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From Mark Slee <ms...@facebook.com>
Subject RE: Java Server Does Not Close Sockets immediately for oneway methods
Date Thu, 11 Feb 2010 19:28:59 GMT
I just want to point out here that it is not fair to assume that just because a one-way void
method is called that the connection won't be re-used.

It is perfectly valid for a client to issue multiple one-way void methods over the same connection,
and this connection should respect the server-side timeout (i.e. the client may be permitted
to wait as long as the server's read timeout between sending one-way void methods if they
so desire).

Any patch to implement early-closing on the server-side should NOT depend upon the type of
method invoked, it should purely be based upon detecting an explicit socket close from the
client.

Generally, I agree with others on this thread that it sounds like the application/load use
case isn't designed quite right. With this many requests at such a rate, you probably DO want
to be reusing longer-lived connections for multiple requests or batching your requests somehow,
not early-closing. Opening and tearing down 500 unique TCP connections per second is a fair
amount of network churn, and as others have pointed out if your application can't actually
service all 500 requests in that amount of time, the sockets are going to stack up regardless.
Are these 500 connections all coming from unique client machines/processes?

-----Original Message-----
From: Ted Dunning [mailto:ted.dunning@gmail.com] 
Sent: Thursday, February 11, 2010 11:15 AM
To: thrift-user@incubator.apache.org
Subject: Re: Java Server Does Not Close Sockets immediately for oneway methods

It sounds like you need an extra queuing layer.  The thrift call can insert
the request into the queue (and thereby close the socket).  It should be
possible to insert 500 transactions per second into a large queue with no
difficulty at all.

The real problem here is not the late close.  It is the fact that you can't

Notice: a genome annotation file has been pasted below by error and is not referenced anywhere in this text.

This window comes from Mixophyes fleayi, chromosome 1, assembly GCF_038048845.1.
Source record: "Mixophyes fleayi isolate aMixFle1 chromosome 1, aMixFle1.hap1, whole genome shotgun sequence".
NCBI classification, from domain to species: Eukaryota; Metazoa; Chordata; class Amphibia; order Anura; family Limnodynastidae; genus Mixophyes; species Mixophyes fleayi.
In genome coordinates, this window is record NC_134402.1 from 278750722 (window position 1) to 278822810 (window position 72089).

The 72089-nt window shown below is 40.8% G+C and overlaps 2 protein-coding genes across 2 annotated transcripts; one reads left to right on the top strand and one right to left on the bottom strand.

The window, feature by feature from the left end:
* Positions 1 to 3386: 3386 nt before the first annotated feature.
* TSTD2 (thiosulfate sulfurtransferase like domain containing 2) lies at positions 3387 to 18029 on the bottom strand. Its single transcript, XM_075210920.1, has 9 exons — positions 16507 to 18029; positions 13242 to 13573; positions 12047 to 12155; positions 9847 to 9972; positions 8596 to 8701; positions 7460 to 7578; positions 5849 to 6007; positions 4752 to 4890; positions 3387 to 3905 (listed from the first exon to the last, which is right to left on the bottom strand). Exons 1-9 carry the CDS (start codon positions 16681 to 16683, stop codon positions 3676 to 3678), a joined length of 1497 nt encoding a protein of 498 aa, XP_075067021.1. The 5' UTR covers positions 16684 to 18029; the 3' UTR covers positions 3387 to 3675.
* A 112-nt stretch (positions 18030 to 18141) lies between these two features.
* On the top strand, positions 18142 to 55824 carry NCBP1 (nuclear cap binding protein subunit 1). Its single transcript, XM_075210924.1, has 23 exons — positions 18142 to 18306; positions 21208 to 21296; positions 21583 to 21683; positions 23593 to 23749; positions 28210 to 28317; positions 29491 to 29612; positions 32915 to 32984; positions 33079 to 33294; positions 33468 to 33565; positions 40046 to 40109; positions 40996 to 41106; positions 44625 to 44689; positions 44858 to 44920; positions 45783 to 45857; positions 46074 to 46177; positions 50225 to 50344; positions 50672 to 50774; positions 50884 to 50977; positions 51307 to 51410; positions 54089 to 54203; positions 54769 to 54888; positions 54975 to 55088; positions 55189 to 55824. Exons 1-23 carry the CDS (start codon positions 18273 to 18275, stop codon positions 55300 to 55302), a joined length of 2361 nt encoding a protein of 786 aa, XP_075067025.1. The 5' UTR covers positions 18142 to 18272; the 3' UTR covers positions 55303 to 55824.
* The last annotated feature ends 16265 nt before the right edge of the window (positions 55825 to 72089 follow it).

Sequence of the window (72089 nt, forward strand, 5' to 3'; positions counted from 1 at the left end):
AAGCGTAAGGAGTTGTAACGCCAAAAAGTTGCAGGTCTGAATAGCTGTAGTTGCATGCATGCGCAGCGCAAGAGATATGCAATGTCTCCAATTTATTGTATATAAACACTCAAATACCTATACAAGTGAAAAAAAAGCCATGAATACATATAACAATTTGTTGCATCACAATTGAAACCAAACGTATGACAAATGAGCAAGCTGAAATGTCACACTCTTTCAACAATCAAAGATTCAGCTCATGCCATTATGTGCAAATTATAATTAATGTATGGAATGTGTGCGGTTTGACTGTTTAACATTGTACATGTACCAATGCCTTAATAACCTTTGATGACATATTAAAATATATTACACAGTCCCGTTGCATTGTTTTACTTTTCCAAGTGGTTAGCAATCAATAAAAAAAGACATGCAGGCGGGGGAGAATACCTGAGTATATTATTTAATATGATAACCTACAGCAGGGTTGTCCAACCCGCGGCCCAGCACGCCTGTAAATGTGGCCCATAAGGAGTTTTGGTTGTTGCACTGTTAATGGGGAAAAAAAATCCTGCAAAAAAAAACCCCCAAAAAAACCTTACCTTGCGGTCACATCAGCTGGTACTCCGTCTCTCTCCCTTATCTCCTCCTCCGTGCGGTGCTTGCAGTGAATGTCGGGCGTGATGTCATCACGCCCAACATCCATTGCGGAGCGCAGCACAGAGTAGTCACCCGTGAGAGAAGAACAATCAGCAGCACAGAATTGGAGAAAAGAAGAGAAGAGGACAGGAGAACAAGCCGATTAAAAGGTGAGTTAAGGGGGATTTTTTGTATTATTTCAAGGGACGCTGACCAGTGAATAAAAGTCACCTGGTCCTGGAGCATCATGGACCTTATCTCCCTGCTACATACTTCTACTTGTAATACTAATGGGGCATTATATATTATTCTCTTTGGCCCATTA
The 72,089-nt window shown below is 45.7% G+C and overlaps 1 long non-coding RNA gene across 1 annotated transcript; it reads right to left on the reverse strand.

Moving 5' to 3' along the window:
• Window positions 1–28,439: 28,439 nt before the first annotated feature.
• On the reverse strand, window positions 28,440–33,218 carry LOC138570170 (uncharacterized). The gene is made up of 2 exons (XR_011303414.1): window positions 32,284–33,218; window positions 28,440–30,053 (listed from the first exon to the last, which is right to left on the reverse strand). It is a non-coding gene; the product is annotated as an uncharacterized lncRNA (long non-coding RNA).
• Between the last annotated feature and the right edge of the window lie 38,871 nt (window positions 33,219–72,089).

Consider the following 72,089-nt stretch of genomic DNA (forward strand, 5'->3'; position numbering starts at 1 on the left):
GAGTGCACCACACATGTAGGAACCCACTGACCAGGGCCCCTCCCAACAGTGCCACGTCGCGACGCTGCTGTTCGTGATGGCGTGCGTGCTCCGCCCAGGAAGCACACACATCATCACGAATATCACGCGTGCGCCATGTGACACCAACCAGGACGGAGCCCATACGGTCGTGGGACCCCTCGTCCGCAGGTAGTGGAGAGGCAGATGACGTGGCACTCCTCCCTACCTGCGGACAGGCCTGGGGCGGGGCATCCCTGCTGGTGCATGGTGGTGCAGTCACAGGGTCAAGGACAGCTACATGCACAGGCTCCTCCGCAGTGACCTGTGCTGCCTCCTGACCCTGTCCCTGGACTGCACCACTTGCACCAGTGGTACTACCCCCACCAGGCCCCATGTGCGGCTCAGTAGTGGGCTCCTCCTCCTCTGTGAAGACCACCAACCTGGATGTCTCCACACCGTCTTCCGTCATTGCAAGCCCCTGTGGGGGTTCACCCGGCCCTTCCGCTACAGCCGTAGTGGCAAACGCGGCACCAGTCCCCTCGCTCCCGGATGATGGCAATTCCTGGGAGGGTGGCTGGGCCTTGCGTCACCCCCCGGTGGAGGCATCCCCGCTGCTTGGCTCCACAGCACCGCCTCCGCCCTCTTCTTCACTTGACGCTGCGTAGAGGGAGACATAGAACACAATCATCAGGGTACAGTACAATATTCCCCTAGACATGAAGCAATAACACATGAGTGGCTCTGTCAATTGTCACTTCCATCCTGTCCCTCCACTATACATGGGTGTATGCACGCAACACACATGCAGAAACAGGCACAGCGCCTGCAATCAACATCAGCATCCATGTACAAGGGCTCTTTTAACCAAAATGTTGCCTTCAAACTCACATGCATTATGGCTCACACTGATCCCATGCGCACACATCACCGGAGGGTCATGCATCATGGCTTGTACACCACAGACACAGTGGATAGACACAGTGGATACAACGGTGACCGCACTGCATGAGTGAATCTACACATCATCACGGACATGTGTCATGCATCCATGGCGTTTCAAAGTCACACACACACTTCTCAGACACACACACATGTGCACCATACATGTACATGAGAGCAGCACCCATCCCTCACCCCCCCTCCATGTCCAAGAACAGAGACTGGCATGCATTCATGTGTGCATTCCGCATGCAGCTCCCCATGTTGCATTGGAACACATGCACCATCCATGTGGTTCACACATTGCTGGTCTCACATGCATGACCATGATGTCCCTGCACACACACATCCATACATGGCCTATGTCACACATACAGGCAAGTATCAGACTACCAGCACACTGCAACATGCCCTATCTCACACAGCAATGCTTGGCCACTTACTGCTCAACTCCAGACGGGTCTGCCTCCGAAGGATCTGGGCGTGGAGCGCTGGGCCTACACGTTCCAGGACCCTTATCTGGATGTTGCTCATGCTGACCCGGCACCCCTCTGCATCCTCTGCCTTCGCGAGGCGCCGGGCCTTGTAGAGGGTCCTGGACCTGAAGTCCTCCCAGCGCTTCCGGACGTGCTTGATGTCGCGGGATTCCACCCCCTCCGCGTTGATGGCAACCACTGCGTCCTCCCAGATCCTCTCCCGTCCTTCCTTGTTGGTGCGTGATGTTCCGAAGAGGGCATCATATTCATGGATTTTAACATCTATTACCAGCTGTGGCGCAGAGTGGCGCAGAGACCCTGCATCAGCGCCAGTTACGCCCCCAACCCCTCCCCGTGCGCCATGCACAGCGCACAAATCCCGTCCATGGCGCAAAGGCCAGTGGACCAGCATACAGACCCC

handle your peak volume without a huge backlog.  If you design a layer that
can absorb the backlog, then the problem will go away.  You still have the
problem that if your peak is 4x higher than the rate that you can process,
then you are probably getting close to the situation where you can't keep up
with your average load either.

On Thu, Feb 11, 2010 at 11:10 AM, Utku Can Topçu <utku@topcu.gen.tr> wrote:

> Ted,
>
> I sure agree with you, however having 500*x more threads for handling the
> concurrency, will eventually set the processing time for one request from 4
> seconds to 4*x seconds.
> At the end of the day the open connection count will be the same ;)
>
> Best,
> Utku
>
> On Thu, Feb 11, 2010 at 9:06 PM, Ted Dunning <ted.dunning@gmail.com>
> wrote:
>
> > This is the key phrase that I was looking at.  If you only allow 500x
> > concurrency and you are getting 500 transactions per second, then you are
> > going to back up pretty seriously.
> >
> > On Thu, Feb 11, 2010 at 10:58 AM, Utku Can Topçu <utku@topcu.gen.tr>
> > wrote:
> >
> > > > > time. Say each request needs 4 seconds to complete in 500
> > concurrency.
> >
> >
> >
> >
> > --
> > Ted Dunning, CTO
> > DeepDyve
> >
>



-- 
Ted Dunning, CTO
DeepDyve
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